Workshop guides future shift to electric two and three-wheelers

Shifting to electric two and three-wheelers could have substantial air pollution and climate change benefits, and as well as fossil fuel savings

The importance of integrating electric two and three-wheelers into urban transport systems in the Philippines was the focal point of a roundtable discussion workshop in November 2017.

The workshop, jointly organized by Clean Air Asia and United Nations Environment, brought together government agency representatives and other key stakeholders to discuss plans for the implementation of the global project “Integrating Electric 2&3 Wheelers into Existing Urban Transport Modes in Developing and Transitional Countries”. The project, which is supported by the International Climate Initiative of the German Environment Ministry, promotes the shift to electric two and three-wheelers in developing countries and encompasses activities in several countries, including the Philippines.

UN Environment Programme Officer and discussions facilitator Bert Fabian said the Southeast Asia region was home to the world’s highest number of two and three-wheelers. Shifting to electric two and three-wheelers could have substantial air pollution and climate change benefits, as well as fossil fuel savings.

Mr. Fabian talked about the three main components of the project: 1) Stakeholder coordination and engagement; 2) Baseline setting; and, 3) Designing a pilot program. The initiative will also examine exempting electric two and three-wheelers from tax or, at least, providing tax incentives.

In addition to project objectives, scopes and deliverables, the discussion also enabled the sharing of different initiatives and issues of concern related to two and three-wheelers in the Philippines.

Department of Transportation (DOTr) Undersecretary Anneli Lontoc presented the DOTr initiatives on two and three-wheelers and the Public Utility Vehicle (PUV) Modernization Program. Ms Lontoc said the workshop was important as the Philippines had the highest motorcycle growth rate in 2016: 1,140,338 units sold, while the share of two and three-wheelers was about 55 percent of the total vehicle population with a growth rate of 8.5 percent from 2006 to 2013.

She cited two key issues facing motorcycles and tricycles: Safety and operations. In relation to the former, the leading cause of road deaths in the Philippines was road crashes involving motorcycle (two-wheeled vehicle) users, with an average of 184 deaths from 2006 to 2013. She said the sharp rise in the number of motorcycles was directly proportional to the increase in motorcycle rider fatalities, which stood at 30 percent in 2013. She said the increase in the number of motorcycles was attributable to the need for personal mobility due to traffic congestion.

In relation to the latter, Ms Lontoc emphasized the 2008 Joint Memorandum Circular #1 series from the Department of Interior and Local Government (DILG) and the DOTr, which stipulated that tricycle operations should be confined to city or municipal roads, as opposed to national roads, and be limited to routes that were not traversed by higher modes of public transport. This was reiterated under the Omnibus Franchising Guidelines (DOTr Department Order #2017-011).

Discussions also highlighted that on September 2017, the Department of Environment and Natural Resources issued a memorandum on vehicle emission standards for two and three-wheelers under Administrative Order 2010-24, which requires all units to be Euro 3 compliant.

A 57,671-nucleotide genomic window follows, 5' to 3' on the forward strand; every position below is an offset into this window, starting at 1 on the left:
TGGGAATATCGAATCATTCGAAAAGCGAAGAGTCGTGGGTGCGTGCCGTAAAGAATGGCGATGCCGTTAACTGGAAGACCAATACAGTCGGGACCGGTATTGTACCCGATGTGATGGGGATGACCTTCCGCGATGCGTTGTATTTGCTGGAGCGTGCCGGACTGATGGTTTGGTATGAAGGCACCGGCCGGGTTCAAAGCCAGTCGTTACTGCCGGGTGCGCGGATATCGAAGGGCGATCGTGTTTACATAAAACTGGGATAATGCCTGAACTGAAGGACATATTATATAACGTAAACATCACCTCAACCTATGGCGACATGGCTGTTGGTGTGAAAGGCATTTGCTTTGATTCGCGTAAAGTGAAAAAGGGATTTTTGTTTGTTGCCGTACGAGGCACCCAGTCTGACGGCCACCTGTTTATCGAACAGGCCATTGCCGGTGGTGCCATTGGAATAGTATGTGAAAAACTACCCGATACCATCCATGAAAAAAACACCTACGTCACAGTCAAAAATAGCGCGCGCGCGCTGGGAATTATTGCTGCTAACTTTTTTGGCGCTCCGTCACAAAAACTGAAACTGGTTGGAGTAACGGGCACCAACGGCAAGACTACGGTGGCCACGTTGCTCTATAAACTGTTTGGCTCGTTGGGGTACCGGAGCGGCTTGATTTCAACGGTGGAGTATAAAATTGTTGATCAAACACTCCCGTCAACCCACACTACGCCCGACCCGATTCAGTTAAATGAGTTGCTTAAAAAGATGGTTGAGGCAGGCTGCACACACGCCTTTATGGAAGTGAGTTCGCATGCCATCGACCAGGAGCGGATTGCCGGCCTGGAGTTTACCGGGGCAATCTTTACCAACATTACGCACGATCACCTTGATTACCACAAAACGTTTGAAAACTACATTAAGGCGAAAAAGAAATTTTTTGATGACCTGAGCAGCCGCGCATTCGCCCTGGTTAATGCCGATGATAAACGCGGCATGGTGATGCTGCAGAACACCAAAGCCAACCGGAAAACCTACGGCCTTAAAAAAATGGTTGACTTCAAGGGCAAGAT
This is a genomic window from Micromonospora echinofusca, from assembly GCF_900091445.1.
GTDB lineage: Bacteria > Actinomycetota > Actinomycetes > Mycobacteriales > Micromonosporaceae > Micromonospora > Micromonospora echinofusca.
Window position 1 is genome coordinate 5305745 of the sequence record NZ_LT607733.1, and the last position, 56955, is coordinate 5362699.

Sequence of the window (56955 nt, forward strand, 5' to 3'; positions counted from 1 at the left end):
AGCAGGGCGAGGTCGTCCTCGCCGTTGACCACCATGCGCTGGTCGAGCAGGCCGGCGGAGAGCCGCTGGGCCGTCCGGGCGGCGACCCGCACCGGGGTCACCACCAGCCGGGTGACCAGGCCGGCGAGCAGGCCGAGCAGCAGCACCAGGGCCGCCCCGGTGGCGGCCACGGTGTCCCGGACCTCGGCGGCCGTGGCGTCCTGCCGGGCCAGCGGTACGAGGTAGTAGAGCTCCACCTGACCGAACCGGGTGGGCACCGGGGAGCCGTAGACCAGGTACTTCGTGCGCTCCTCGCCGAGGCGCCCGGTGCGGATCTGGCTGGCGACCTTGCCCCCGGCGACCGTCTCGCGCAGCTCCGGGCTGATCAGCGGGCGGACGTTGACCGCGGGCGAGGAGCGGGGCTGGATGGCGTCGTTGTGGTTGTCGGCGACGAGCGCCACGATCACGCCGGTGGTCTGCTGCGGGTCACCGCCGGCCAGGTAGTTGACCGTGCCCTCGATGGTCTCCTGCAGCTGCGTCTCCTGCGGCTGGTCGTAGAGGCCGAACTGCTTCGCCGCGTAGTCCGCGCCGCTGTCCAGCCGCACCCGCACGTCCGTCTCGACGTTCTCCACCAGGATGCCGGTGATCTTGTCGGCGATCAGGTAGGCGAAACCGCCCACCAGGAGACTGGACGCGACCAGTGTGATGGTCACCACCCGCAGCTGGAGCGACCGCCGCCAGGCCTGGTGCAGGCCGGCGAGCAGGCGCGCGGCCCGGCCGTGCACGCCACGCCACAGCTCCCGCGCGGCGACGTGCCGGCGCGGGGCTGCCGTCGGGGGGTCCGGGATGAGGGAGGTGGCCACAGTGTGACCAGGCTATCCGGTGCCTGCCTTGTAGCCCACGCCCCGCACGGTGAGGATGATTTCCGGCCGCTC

Rommel Juan, President of the Electric Vehicle Association of the Philippines (eVAP) NGO, said his organisation was advocating for an Electric Vehicle bill in the Senate and Congress. Mr Juan said eVAP also advocated for the formation of an EV association in Malaysia, Thailand and Singapore, which will host next year’s EV summit. He said the EV Industry Roadmap 2014- 2024 had been released and could be shared with the group.

Dr Jose Bienvenido Biona, Director of the Center for Engineering and Sustainable Development Research at De La Salle University (DLSU) in Manila, said DLSU in collaboration with the University of the Philippines, Ateneo de Manila University, Mapua University and the Technological University of the Philippines, was conducting a stocktaking report of electric vehicle policies in Philippines, including the grid – an initiative that complemented the project. The study will include local technical policies that are vital for the integration of electric vehicles into the transport sector.

A SWOT analysis was also conducted to discuss the strengths, weaknesses, opportunities and threats of the current two and three-wheeler situation nationally, including awareness and capacity building, financing and economic instruments, regulatory instruments, and technologies, operations and infrastructure.

The group agreed that issues regarding three-wheelers were more pressing, and raised concerns that they needed to be the focus of the project, with the scope to support policy development, guidance on the design of tricycles, and support for the development of business models, including fare-setting to ensure sustainability. However, policy development and other activities concerning electric 2-wheelers will also be included.

The discussions also highlighted the importance of the participation of the DILG in the next round of talks as it played a critical role in the implementation, enforcement and franchising of tricycles.